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Every afternoon, I wait in my children’s grade school library with the other parents for pick-up. The principal reads off students’ names over the loudspeaker, the signal that they are dismissed and can meet us in the library.

Every day, without fail, the principal stumbles over Ayanna, my six-year-old daughter’s name. She tries “Ah-yanna,” “I-yanna,” “E-yanna”—every pronunciation except the correct one. (It’s “A-yahn-na,” in case you’re wondering.)

As a black mother, I felt pressure—mostly from well-meaning relatives—to give my daughter a racially ambiguous name, one that was simple and easy to pronounce. Too many vowels or even one apostrophe meant trouble. I chose “Ayanna” after reading it in an Eric Jerome Dickey novel and loving that it means “beautiful flower” in Hebrew.

My husband and I have not regretted our decision, but I was brought up short reading Nikisa Drayon’s post in the New York Times titled, Will a “Black” name brand my son with mug shots before he’s even born? The writer is seven months pregnant and fretting over giving her son an “ethnic” name like Keion:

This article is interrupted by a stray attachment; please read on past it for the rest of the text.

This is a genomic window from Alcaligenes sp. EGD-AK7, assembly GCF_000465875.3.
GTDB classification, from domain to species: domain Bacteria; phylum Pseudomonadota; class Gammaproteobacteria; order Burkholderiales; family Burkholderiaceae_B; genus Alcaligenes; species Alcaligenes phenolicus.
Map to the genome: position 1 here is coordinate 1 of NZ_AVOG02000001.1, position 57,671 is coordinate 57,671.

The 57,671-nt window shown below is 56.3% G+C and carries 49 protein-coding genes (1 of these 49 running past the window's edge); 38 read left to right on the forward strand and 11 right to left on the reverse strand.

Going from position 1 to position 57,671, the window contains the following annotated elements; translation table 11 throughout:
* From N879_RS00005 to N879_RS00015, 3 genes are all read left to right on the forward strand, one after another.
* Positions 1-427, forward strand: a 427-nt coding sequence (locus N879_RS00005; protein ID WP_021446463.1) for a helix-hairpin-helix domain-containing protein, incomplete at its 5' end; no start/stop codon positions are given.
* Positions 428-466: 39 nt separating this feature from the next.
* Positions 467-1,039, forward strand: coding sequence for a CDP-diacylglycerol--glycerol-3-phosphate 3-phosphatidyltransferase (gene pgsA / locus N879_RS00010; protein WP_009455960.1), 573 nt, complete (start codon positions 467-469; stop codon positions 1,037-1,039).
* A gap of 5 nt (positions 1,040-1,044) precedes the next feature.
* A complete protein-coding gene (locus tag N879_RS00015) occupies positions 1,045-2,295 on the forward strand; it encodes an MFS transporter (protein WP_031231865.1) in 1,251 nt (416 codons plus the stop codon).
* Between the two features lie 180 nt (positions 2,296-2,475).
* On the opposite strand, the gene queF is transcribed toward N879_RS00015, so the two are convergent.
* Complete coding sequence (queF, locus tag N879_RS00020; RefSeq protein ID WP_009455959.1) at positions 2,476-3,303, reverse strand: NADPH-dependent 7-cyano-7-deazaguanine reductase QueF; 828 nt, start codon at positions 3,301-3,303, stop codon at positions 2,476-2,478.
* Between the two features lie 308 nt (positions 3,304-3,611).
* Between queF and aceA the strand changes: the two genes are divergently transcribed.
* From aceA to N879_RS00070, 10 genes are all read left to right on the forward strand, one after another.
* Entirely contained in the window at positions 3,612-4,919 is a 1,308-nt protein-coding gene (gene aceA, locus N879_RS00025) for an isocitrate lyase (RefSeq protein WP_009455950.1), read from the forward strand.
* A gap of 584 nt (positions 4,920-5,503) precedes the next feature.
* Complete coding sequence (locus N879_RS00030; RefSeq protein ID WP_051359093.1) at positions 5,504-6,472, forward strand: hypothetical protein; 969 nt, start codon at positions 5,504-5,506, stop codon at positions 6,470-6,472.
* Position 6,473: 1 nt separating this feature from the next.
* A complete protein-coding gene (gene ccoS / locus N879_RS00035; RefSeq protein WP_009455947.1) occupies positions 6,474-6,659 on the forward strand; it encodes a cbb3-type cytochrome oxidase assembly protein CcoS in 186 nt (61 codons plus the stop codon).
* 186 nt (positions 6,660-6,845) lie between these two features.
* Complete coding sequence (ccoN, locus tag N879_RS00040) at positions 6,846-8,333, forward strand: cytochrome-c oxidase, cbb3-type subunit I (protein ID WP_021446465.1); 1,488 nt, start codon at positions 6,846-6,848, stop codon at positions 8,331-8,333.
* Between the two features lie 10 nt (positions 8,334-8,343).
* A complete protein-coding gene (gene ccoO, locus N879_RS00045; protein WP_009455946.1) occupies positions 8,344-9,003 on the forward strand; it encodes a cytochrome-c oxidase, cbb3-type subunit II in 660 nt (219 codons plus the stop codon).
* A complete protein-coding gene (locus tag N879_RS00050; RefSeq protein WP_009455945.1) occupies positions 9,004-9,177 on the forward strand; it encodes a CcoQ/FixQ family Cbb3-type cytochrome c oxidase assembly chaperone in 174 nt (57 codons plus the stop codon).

“The father of my child recently told me of his wish to name our son Keion, after his childhood best friend. I was nothing short of horrified. In my opinion, ‘Keion’ is identified as a ‘black’ name. My two best friends politely asked, in unison, ‘Don’t you think it sounds too ethnic?’ And I cannot forget my brother’s blunt, stinging remark, ‘Hell, no … way too ghetto. You guys need to revisit the baby books.’”

So Drayton Googles the name to learn more about its provenance and is confronted instead with mug shots of various “Keions.”

“Contemplating baby Keion led me straight to a a black mother’s biggest fear, mingling inside me along with the common aches and pains of motherhood,” she writes. “My unborn son, a seven-month old fetus, could have all the world’s unspoken markings of a criminal — the wrong skin color and the wrong name.”

While I was conscious about how freighted a name can be, our choices for our daughter and son Thomas were personal, not fearful. We gave them names that sounded strong, had meaning for our family, and that would convey some idea of the hopes we held for them. Being worried that an employer will toss their resume after seeing a “black” name is a concern – one that sociologists continue to investigate. But should such caution be determinative? Let us know your thoughts.